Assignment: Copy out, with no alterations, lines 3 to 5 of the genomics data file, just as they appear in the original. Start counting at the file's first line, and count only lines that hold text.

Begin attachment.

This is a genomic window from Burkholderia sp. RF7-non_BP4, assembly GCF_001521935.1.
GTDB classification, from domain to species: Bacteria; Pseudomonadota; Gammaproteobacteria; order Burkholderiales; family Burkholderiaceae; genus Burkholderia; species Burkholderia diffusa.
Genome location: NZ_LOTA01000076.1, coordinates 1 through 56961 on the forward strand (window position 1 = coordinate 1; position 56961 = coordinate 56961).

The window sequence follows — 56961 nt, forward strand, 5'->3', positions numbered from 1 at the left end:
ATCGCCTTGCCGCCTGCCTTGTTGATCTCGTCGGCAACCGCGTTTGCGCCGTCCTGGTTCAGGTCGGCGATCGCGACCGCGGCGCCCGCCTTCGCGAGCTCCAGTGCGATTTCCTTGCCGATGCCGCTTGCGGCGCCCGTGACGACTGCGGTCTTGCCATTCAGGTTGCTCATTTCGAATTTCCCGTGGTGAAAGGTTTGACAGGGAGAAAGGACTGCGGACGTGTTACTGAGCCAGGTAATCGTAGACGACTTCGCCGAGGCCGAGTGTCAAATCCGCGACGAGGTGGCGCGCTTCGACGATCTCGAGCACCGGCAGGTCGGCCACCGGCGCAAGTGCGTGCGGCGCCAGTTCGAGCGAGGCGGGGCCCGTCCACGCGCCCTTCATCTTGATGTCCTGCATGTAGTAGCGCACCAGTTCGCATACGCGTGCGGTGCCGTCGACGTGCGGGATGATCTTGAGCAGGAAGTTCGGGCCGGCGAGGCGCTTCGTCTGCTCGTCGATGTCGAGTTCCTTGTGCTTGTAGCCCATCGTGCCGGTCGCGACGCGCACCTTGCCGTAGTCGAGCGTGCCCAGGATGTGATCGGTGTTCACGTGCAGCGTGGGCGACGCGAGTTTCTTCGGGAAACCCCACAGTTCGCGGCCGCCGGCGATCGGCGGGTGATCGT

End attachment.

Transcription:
Genome location: NZ_LOTA01000076.1, coordinates 1 through 56961 on the forward strand (window position 1 = coordinate 1; position 56961 = coordinate 56961).

The window sequence follows — 56961 nt, forward strand, 5'->3', positions numbered from 1 at the left end:
ATCGCCTTGCCGCCTGCCTTGTTGATCTCGTCGGCAACCGCGTTTGCGCCGTCCTGGTTCAGGTCGGCGATCGCGACCGCGGCGCCCGCCTTCGCGAGCTCCAGTGCGATTTCCTTGCCGATGCCGCTTGCGGCGCCCGTGACGACTGCGGTCTTGCCATTCAGGTTGCTCATTTCGAATTTCCCGTGGTGAAAGGTTTGACAGGGAGAAAGGACTGCGGACGTGTTACTGAGCCAGGTAATCGTAGACGACTTCGCCGAGGCCGAGTGTCAAATCCGCGACGAGGTGGCGCGCTTCGACGATCTCGAGCACCGGCAGGTCGGCCACCGGCGCAAGTGCGTGCGGCGCCAGTTCGAGCGAGGCGGGGCCCGTCCACGCGCCCTTCATCTTGATGTCCTGCATGTAGTAGCGCACCAGTTCGCATACGCGTGCGGTGCCGTCGACGTGCGGGATGATCTTGAGCAGGAAGTTCGGGCCGGCGAGGCGCTTCGTCTGCTCGTCGATGTCGAGTTCCTTGTGCTTGTAGCCCATCGTGCCGGTCGCGACGCGCACCTTGCCGTAGTCGAGCGTGCCCAGGATGTGATCGGTGTTCACGTGCAGCGTGGGCGACGCGAGTTTCTTCGGGAAACCCCACAGTTCGCGGCCGCCGGCGATCGGCGGGTGATCGT